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Perl Language Reference Manual
by Larry Wall and others
Paperback (6"x9"), 724 pages
ISBN 9781906966027
RRP £29.95 ($39.95)

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24.2 What's wrong with -w and $^W

Although very useful, the big problem with using -w on the command line to enable warnings is that it is all or nothing. Take the typical scenario when you are writing a Perl program. Parts of the code you will write yourself, but it's very likely that you will make use of pre-written Perl modules. If you use the -w flag in this case, you end up enabling warnings in pieces of code that you haven't written.

Similarly, using $^W to either disable or enable blocks of code is fundamentally flawed. For a start, say you want to disable warnings in a block of code. You might expect this to be enough to do the trick:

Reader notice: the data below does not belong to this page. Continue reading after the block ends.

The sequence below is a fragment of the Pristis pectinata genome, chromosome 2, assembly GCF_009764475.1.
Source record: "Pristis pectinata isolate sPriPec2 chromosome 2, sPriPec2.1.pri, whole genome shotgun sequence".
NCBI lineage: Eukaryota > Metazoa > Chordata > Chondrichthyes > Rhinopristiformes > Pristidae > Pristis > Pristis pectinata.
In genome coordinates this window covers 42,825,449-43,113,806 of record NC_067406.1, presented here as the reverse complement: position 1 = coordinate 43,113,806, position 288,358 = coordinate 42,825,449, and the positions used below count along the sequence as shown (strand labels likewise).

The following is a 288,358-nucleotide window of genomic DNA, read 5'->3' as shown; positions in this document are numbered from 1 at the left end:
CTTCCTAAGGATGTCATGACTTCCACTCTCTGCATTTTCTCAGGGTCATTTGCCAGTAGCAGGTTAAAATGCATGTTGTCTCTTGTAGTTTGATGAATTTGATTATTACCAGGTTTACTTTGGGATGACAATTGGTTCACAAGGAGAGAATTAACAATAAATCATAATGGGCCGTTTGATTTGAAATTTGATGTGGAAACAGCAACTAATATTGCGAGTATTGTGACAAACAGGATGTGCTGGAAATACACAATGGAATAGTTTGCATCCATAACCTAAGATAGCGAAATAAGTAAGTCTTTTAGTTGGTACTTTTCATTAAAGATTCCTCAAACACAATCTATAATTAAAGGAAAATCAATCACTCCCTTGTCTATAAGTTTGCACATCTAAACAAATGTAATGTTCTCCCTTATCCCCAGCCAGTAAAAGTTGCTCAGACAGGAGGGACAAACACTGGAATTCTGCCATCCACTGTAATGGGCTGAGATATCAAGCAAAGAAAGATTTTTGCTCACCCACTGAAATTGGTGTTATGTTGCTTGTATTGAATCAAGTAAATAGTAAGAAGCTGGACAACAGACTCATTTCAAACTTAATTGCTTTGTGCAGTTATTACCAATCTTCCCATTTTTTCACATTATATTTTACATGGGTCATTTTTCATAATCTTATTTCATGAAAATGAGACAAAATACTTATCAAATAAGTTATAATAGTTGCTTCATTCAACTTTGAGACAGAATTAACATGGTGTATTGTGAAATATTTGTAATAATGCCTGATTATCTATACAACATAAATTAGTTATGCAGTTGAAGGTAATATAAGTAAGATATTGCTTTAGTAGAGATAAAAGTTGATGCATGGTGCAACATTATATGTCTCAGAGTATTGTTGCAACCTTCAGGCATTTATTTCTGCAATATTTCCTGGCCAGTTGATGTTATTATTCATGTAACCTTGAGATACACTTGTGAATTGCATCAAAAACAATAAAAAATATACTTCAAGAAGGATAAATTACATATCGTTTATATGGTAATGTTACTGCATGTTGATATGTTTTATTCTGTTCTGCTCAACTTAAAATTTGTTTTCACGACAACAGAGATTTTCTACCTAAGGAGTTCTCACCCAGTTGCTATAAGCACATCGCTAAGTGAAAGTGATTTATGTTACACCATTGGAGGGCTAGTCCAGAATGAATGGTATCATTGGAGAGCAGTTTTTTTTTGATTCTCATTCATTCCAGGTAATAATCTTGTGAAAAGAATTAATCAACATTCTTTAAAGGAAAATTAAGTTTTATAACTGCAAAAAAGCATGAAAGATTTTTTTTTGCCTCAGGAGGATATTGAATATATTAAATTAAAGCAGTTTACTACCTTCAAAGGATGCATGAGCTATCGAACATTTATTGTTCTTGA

{
    local ($^W) = 0;
    my $a =+ 2;
    my $b; chop $b;
}

When this code is run with the -w flag, a warning will be produced for the $a line: "Reversed += operator".

The problem is that Perl has both compile-time and run-time warnings. To disable compile-time warnings you need to rewrite the code like this:

{
    BEGIN { $^W = 0 }
    my $a =+ 2;
    my $b; chop $b;
}

The other big problem with $^W is the way you can inadvertently change the warning setting in unexpected places in your code. For example, when the code below is run (without the -w flag), the second call to doit will trip a "Use of uninitialized value" warning, whereas the first will not.

sub doit
{
    my $b; chop $b;
}
doit();
{
    local ($^W) = 1;
    doit()
}

This is a side-effect of $^W being dynamically scoped.

Lexical warnings get around these limitations by allowing finer control over where warnings can or can't be tripped.

ISBN 9781906966027Perl Language Reference ManualSee the print edition